I'm using solar panels at home, so have a little experience in this arena.
Your location will have an impact on how well a solar panel works, as well as its view of the Southern sky, time of year, angle of the panel, etc.
Also things like detectors eat battery power day & night, whether on or off (never really off). Suggest installing a battery disconnect switch.
If your batteries are already charged, you can get away with a smaller panel. Some claim they do fine with a 5 Watt panel ($39 on sale at Harbor Freight), but I'd recommend a 15 Watt panel ($79 on sale at Northern Tool).
Power (Watts) = I (Current in Amps) x E (Volts). I=P/E, current for the 5 Watt panel is 5/12, or 0.42 Amps during the peak of the day in ideal conditions. That's not much! The 15 Watt panel is 15/12, or 1.25 Amps, a safe trickle charge amount.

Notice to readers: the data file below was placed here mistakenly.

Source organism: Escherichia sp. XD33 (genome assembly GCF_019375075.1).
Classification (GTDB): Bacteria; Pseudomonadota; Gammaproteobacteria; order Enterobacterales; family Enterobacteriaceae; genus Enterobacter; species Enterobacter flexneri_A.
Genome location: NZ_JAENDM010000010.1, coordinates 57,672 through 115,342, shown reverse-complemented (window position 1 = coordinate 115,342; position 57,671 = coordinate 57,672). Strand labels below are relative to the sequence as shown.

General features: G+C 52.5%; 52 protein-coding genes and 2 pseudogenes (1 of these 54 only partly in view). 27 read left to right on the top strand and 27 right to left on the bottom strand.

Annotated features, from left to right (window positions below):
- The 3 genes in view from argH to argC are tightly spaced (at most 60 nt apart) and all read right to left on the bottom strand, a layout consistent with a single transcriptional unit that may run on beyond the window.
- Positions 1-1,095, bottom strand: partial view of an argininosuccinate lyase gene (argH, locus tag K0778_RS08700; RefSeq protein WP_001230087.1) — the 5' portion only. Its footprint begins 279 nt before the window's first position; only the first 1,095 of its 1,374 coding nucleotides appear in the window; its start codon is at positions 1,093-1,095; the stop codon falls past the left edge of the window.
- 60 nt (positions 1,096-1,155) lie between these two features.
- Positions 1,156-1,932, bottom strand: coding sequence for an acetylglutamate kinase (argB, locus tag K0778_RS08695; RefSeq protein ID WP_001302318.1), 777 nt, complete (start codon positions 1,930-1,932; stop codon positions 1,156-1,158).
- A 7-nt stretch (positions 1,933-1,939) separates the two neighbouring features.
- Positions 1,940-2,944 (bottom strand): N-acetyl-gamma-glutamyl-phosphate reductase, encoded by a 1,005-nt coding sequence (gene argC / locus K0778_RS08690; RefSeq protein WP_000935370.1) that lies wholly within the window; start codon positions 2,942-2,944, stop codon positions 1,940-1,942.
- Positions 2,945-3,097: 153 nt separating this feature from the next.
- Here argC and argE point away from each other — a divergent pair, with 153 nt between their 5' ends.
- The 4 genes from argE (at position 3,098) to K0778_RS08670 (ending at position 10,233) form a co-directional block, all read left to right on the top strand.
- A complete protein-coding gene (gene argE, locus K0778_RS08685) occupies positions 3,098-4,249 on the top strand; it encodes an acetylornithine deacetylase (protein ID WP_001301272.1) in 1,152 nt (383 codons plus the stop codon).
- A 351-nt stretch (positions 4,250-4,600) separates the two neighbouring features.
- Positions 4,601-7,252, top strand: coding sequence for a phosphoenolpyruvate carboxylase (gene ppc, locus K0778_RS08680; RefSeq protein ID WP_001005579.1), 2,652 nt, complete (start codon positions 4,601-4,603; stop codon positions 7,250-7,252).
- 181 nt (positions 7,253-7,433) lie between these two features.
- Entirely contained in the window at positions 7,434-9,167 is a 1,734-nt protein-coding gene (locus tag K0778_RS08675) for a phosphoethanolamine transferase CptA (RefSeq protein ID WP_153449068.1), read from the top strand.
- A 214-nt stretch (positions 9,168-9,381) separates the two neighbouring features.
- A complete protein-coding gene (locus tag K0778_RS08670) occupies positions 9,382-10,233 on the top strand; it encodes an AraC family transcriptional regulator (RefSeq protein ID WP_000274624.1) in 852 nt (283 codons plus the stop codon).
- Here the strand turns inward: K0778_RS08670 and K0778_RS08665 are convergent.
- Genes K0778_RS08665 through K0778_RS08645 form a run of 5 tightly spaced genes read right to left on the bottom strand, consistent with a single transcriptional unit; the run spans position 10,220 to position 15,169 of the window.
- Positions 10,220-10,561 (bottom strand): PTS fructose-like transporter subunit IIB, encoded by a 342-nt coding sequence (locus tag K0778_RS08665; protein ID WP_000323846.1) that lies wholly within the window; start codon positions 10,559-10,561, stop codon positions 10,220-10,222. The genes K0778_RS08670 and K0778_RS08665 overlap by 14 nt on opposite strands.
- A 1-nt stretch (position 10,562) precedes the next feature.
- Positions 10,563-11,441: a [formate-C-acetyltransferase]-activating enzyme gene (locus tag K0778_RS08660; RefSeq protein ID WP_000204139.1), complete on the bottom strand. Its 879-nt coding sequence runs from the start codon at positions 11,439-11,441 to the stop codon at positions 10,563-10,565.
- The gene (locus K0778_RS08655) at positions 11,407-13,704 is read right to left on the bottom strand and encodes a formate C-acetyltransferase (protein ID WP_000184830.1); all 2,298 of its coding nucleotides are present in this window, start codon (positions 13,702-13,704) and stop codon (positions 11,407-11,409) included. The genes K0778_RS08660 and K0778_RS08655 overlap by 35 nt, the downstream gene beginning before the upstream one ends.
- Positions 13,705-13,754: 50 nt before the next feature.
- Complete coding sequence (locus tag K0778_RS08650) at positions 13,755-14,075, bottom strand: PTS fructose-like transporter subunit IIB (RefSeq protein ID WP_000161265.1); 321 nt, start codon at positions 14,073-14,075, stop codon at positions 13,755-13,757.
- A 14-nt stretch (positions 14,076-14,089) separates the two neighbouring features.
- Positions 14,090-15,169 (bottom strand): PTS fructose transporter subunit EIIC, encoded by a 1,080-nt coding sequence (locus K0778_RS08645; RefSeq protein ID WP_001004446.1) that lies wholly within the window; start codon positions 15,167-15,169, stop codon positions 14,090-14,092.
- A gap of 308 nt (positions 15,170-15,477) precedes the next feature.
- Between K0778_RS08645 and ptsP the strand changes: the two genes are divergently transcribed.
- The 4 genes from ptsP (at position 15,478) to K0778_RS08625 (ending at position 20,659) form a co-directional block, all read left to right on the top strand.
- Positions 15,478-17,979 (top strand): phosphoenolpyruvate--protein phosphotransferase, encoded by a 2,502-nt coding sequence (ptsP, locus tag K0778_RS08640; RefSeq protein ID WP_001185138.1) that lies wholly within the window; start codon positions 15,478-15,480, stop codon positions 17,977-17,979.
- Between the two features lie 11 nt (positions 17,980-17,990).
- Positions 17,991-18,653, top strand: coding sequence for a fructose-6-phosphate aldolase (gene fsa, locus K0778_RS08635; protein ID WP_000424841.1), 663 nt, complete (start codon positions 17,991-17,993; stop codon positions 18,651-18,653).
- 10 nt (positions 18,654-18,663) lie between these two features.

You only get usuable sun during a 4-5 hour stretch, depending on your location. A 15 Watt panel will keep your battery topped up. If you decide to add more panels to recharge, not just maintain your battery(s), you should invest in a solar controller too. Also available at Northern Tool for a few more sheckles.
Here's what the 15 Watt panel looks like:
Note, the store price for this panel is $99. Print out the online price of $79, and they will honor it in the store.